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Some more plants identified

• The tall shrub with the fuzzy fruit is a member of the Family Melastomataceae, perhaps Tibouchina lepidota, but I am unsure.
• The pink-flowered shrub is Breath-of Heaven (Coleonema pulchellum) in the Rue family (Rutaceae). It is native to South Africa.
• English Ivy (Hedera helix)
• Maidenhair Fern (Adiantum raddianum or similar)
• Camellia (Camellia sp.)
• A green Bromeliad (possibly a Neoregelia sp.)
• Yes, Eucalyptus are Gum Trees. I'm not sure which species you have. There are many species in Australia. The ones with white bark are somtimes known as Ghost Gums. If a local Eucalyptus expert tells you what it is, do let me know. I'm always eager to learn more about them.

The vine with the pinkish-white flowers is on the previous list above. It is pink-flowered Jasmine (Jasminum polyanthum). You might want to keep some of it. The flowers are deliciously fragrant.

Wonderful to find more Dendrobium kingianum. That is truly a choice plant.
 
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Some more plants identified

• The tall shrub with the fuzzy fruit is a member of the Family Melastomataceae, perhaps Tibouchina lepidota, but I am unsure.
• The pink-flowered shrub is Breath-of Heaven (Coleonema pulchellum) in the Rue family (Rutaceae). It is native to South Africa.
• English Ivy (Hedera helix)
• Maidenhair Fern (Adiantum raddianum or similar)
• Camellia (Camellia sp.)
• A green Bromeliad (possibly a Neoregelia sp.)
• Yes, Eucalyptus are Gum Trees. I'm not sure which species you have. There are many species in Australia. The ones with white bark are somtimes known as Ghost Gums. If a local Eucalyptus expert tells you what it is, do let me know. I'm always eager to learn more about them.

The vine with the pinkish-white flowers is on the previous list above. It is pink-flowered Jasmine (Jasminum polyanthum). You might want to keep some of it. The flowers are deliciously fragrant.

Wonderful to find more Dendrobium kingianum. That is truly a choice plant.
Thanks Marck, I had no idea there are so many type of Eucalyptus’. This tree has been the bane of everyone’s existence, its grown so big that any dead branches falls into our neighbours yard which they get angry about. They have consistently insisted we log it down completely, but the cost and hassle of doing that was far too much.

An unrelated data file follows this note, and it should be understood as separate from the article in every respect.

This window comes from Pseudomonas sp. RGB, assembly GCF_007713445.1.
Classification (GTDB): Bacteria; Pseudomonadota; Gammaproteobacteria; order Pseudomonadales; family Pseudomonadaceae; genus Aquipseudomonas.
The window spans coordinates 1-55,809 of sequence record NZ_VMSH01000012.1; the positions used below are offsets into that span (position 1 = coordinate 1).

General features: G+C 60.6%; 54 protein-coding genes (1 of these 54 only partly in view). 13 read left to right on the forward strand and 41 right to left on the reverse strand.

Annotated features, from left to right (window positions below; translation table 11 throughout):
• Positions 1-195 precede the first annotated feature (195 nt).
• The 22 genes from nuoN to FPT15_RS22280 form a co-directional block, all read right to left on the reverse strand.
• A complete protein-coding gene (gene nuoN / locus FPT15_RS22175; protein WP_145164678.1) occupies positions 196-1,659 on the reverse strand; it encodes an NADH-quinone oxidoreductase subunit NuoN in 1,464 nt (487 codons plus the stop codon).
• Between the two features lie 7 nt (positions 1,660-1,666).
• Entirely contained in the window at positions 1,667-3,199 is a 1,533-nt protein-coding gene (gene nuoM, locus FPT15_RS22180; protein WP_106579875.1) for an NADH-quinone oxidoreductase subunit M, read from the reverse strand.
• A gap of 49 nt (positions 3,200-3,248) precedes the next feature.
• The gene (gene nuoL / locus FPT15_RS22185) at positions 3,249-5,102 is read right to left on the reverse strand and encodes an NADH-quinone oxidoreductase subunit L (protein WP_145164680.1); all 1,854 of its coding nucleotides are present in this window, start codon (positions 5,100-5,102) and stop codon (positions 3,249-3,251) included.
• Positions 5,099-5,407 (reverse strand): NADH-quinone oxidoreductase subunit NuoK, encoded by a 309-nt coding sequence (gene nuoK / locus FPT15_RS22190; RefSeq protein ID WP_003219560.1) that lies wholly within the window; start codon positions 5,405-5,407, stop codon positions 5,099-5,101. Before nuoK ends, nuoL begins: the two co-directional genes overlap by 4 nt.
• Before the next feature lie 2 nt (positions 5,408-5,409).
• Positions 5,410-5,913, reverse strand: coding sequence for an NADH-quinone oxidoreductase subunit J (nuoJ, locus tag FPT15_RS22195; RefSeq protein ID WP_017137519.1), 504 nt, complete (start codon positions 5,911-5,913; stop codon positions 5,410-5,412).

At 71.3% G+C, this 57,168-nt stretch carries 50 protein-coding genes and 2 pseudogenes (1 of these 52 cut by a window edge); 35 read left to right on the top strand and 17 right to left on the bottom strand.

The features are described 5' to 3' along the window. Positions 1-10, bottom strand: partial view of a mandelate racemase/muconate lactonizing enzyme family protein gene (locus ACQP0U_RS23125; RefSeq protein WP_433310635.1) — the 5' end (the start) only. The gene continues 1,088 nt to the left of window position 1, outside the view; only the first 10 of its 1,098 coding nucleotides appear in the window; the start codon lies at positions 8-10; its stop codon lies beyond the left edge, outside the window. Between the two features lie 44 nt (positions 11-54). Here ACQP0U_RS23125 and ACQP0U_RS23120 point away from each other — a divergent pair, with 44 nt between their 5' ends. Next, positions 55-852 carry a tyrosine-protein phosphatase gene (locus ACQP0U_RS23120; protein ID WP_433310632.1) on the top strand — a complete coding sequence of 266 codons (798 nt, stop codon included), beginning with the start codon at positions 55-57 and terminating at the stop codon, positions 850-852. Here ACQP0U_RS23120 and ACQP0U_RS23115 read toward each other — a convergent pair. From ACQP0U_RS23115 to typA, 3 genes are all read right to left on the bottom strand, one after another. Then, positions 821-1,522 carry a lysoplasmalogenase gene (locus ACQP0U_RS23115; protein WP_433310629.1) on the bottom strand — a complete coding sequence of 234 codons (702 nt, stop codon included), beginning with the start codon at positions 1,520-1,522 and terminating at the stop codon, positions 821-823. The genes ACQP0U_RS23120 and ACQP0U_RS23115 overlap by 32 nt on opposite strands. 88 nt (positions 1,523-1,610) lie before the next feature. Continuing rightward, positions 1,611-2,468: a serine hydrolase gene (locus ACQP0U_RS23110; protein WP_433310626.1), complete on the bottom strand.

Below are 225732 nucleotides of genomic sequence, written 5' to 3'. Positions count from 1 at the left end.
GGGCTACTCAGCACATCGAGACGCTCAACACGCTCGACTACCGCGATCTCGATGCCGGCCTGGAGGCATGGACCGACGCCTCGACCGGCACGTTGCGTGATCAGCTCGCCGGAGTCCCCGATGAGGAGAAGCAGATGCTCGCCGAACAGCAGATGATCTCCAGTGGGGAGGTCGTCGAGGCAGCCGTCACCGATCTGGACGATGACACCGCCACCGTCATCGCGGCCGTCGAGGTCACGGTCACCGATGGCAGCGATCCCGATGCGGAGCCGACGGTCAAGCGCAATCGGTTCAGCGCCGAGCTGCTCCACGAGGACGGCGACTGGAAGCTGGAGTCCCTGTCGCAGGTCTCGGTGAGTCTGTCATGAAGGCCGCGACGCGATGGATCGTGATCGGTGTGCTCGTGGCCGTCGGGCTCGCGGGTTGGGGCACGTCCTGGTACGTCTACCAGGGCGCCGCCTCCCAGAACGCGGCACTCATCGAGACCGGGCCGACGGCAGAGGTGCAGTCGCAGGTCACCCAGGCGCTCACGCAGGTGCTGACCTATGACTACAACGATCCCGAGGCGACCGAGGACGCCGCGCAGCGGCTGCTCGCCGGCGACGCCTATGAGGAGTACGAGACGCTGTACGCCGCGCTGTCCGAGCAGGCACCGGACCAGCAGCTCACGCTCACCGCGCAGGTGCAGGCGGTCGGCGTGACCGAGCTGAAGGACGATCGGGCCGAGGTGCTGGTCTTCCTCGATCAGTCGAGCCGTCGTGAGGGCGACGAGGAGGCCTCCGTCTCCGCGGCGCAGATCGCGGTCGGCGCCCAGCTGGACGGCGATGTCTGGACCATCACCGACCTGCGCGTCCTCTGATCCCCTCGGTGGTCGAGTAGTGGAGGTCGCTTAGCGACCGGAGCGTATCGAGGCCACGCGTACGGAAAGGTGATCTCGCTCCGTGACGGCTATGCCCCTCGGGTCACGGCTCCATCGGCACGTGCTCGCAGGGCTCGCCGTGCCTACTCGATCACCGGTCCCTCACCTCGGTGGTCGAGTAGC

If it was your backyard, is there anything you’d get of and replace with something else? There seems to be quite a few species of plants at the moment, but there’s rhyme or reason to anything. It’s all a random allotment of plants scattered around the yard!
 
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I could go on a tangent about what I would do if it was my garden, but since it's not, I won't. Rather the best way to start any design project is to ask questions. For example, how do you want to use or interact with your garden or backyard? What kind of plants are you interested in growing and why?
 
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I could go on a tangent about what I would do if it was my garden, but since it's not, I won't. Rather the best way to start any design project is to ask questions. For example, how do you want to use or interact with your garden or backyard? What kind of plants are you interested in growing and why?
Very good point and good questions for me to consider.

I just have one more ID question if you dont mind. Do you know what this plant is? The flowers are starting to bloom and are light pink in colour .
 

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This is a pale pink form of Weigela (Weigela florida or a hybrid) in the Honeysuckle Family (Caprifoliaceae).
 
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Found another discovery, as soon as we started to water the garden, the old grape vine where the pergola is started shooting sprouts from its (what we thought was dead) root stock. Makes me wonder what other hidden plants are lying dormant or undiscovered!
 

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Good news. I would let your grape vine regrow on the pergola. If it gets too unruly, you can prune it back, but keep a framework of main branches so that it can provide quick shade and greenery in Spring.
 
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Good news. I would let your grape vine regrow on the pergola. If it gets too unruly, you can prune it back, but keep a framework of main branches so that it can provide quick shade and greenery in Spring.
They grow at crazy speeds! The grape vine plant is probably 20+ years old. Will it still be viable in producing fruit?
 
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Pruning a grape vine back to the ground is a process of rejuvenation. Grape vines produce best on younger stems, which is all you will have now. You may begin to get good crops as soon as next summer (2022-2023), especially if you continue to prune correctly into the future. Of course, the shade and appearance of a grape arbor may be just as pleasant as the fruit.
 
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I inherited a grape vine that filled a greenhouse, read up about pruning them and looked at the mass that I removed last year and the short stem left over with some trepidation. It's back in strength this year and bearing plenty of fruit, so keep watering :)
Lucky you having a climate that does not need a greenhouse.